The system is simple but extremely effective. “What we came up with is this color-coded system where a yellow refers to behavior that is nothing more than a vibe, just a creepy vibe that you get. An orange is a creepy vibe plus ambiguous language. Something, for example, like ‘I like your shirt.’ Depending on how someone says it, it could be super gross or completely benign, right? And then a red is overtly sexual language — ‘You look sexy in that shirt’ — or touching.”
During a shift, the affected staff member reports the color to their manager, and they don’t have to explain what happened right away. Erin explains, “In the case of a yellow or an orange, the manager goes in and takes over the table. And in the case of a red, and the manager goes in, takes over the table, and asks the guests to leave.”
It’s an approach that cuts off harassment at the source, blocking it from escalating. “What's been so amazing is that we came up with it as a way of dealing with the problem, but what it's actually done is really help curb the problem,” explained Erin. “No one really walks into a restaurant and sticks their hand up someone's shirt, which is the incident that set this off. But what they do do is they start by checking that person out. And then they lob low-level inappropriate comments at them. They're testing the waters. So when you change the power dynamic at that [point], it tends to stop it from escalating into a bad situation.”
This system has shown a marked reduction in incidents of harassment in the restaurant. “When we first held that meeting, sadly, every woman had a red story,” said Erin. “Now, they're happening maybe once a year. It's really uncommon. And it's a really elegant system ‘cause it's super easy to use. It's not complicated. You can use it on the floor of a busy restaurant. And, most importantly, it doesn't rely on managerial judgment of ‘Is this harassment/is this not?’”
Erin Wade wrote an op-ed in the Washington Post about this system, believing that by getting it out there and showing other restaurant owners and managers how to implement it, she could immediately help solve the problem in other restaurants. But she realized that the implicit trust she has in her staff is not present everywhere, and this level of trust is a crucial ingredient in the system working. She’s now working on a training system to help other restaurants get there.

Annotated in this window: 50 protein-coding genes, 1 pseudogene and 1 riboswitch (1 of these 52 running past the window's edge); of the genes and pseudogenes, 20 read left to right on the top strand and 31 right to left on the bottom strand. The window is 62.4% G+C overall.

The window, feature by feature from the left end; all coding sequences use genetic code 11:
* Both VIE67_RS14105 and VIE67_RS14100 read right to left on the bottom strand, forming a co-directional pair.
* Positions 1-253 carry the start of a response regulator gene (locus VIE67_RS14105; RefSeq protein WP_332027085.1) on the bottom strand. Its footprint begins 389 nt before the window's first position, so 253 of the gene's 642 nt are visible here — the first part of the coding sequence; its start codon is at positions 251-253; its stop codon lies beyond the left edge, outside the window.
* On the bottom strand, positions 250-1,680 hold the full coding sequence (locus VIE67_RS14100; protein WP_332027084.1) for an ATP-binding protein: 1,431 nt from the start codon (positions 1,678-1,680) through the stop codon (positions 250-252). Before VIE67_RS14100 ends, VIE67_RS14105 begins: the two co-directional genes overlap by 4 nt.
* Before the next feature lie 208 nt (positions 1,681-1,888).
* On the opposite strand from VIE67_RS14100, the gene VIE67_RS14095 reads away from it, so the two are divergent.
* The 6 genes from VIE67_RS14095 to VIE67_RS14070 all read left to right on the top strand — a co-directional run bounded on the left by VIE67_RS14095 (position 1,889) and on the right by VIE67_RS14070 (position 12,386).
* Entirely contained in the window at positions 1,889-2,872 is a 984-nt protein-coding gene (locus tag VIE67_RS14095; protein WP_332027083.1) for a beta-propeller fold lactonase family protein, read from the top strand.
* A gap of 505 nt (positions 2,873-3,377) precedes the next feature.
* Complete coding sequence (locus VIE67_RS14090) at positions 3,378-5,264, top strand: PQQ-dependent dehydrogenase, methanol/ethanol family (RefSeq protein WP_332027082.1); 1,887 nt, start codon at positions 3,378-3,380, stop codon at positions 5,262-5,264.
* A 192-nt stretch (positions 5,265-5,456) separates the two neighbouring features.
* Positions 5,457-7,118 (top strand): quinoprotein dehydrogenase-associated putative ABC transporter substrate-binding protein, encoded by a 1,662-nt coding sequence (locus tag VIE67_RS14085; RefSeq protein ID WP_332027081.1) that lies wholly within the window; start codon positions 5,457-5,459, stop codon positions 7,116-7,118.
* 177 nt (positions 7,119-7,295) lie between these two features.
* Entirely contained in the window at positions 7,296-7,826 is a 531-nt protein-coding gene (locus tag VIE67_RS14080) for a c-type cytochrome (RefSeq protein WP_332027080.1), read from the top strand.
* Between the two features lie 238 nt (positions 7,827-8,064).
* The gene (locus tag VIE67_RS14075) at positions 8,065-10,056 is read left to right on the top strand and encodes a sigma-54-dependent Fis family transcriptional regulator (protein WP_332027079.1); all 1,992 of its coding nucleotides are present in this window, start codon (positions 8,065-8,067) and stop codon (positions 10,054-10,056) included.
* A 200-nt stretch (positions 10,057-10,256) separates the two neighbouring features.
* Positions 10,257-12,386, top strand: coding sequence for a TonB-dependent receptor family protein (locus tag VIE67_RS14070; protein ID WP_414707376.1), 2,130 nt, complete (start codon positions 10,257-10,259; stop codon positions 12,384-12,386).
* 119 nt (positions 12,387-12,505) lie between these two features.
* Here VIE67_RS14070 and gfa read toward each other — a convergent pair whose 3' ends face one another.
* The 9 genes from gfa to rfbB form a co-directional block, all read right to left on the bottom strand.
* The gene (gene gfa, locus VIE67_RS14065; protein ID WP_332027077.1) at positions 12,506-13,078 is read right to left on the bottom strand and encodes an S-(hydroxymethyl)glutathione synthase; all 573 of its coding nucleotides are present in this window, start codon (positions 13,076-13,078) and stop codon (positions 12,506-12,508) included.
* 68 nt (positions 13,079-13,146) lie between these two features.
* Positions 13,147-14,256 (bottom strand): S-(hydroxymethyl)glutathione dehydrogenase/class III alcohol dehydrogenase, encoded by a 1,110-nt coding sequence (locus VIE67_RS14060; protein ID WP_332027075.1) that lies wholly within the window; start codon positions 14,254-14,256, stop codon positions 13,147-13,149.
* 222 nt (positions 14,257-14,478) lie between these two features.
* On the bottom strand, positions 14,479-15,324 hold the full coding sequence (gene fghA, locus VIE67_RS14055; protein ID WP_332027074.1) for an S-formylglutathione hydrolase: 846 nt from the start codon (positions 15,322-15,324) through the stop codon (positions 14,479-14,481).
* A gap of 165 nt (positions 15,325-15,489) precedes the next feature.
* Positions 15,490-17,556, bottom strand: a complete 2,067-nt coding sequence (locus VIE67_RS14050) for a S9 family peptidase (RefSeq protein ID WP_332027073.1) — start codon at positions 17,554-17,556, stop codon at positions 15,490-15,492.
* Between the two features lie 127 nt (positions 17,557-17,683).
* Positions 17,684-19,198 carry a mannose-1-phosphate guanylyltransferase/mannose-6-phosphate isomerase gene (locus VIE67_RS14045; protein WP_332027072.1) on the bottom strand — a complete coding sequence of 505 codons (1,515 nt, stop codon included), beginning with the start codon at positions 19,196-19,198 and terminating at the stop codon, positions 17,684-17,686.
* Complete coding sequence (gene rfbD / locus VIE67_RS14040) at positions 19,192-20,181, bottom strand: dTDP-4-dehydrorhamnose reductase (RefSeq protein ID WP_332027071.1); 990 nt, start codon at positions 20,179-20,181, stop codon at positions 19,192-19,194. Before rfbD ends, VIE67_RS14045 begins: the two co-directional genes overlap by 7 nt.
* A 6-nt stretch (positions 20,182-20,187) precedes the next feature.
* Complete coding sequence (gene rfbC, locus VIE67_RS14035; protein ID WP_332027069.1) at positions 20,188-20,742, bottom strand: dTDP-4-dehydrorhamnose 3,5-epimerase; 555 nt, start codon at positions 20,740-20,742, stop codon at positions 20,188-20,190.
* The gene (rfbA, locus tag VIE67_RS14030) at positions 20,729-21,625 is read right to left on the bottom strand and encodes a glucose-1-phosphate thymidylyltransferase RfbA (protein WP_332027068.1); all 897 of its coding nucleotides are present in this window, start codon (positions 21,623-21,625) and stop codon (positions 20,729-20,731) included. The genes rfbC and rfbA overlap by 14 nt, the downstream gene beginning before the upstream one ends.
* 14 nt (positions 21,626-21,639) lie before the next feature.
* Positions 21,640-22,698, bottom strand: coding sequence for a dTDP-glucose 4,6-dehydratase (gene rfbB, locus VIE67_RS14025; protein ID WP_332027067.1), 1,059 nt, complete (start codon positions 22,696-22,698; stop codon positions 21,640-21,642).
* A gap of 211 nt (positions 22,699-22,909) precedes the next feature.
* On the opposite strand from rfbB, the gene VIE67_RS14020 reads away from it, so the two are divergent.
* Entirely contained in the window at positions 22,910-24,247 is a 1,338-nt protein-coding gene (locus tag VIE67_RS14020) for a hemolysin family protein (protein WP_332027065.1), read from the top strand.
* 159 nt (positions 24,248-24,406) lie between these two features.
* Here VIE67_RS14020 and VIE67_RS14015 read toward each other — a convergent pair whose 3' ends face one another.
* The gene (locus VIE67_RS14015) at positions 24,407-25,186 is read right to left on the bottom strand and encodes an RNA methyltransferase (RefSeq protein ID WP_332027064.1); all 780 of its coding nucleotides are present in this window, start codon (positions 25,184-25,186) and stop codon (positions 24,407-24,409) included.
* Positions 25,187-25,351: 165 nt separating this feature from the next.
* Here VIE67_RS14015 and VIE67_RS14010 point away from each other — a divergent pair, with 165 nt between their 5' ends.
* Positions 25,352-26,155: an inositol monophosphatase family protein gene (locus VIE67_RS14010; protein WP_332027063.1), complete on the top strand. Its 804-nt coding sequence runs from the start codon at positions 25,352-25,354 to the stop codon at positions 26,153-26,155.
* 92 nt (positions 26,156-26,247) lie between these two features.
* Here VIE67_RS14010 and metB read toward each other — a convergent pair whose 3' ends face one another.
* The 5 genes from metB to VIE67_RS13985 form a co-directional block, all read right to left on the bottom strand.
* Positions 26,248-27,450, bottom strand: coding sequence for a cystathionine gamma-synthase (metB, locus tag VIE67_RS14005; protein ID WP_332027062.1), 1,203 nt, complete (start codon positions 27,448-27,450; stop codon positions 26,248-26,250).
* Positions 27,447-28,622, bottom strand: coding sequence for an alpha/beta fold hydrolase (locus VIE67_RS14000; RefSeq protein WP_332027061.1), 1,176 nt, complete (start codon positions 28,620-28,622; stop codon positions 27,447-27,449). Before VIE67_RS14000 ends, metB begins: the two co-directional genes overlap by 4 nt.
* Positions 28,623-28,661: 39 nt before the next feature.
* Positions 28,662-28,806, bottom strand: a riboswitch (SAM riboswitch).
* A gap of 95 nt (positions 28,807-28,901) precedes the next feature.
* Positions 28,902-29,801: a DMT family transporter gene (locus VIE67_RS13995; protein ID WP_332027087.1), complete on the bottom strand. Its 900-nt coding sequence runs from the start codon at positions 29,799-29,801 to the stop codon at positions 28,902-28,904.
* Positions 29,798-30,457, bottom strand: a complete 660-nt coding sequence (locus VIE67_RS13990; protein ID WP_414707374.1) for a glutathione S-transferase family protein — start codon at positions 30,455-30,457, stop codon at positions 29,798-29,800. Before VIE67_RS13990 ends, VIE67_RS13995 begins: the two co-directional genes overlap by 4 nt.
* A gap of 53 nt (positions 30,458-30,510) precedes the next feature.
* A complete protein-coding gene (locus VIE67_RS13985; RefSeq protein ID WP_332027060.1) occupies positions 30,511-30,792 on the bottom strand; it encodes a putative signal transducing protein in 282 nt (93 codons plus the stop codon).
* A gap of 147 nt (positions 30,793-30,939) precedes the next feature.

“We do just generally believe our staff, you know, and the system is set up to do that, and a lot of restaurants are not really based on a model of trust and transparency. But I want to get restaurants that maybe aren't based on that model to still use this, because I think it can make a huge, huge change in our industry if more restaurants picked it up,” she said.
The framework is also applied internally for identifying internal harassment issues, though it’s not as easy to manage because you can’t kick out an employee in the same way that a customer can be asked to leave. That being said, Erin explains, “It's still a helpful framework for putting people's behavior into buckets, but what a company wants to do with behavior in each of those buckets is very individual to each organization.”
Another part of employee management that varies widely from business to business is compensation, but Homeroom also goes beyond industry norms in this area to make sure staff feel both safe and valued.
Erin and the Homeroom team holds a weekly meeting where management discusses the restaurant’s finances with the staff, but that’s only the beginning. “We're a mission-driven company that talks about our values and our purpose at work, because that's really what makes work interesting and exciting every day. But I think we also check some of the other boxes – we pay really well,” said Erin.
“Our starting wage is close to $17 an hour. If they’re here for more than a year, we do annual bonuses based on our profit – it's a form of profit sharing.” High-level positions are filled from within, which is a great way to keep turnover low and prove to new staff they have a reason to stick around.
“If you know you're working somewhere that you’re valued, where you have a future, that has a purpose and a mission, you know, I think you’ll always have great employees, no matter what the market looks like.”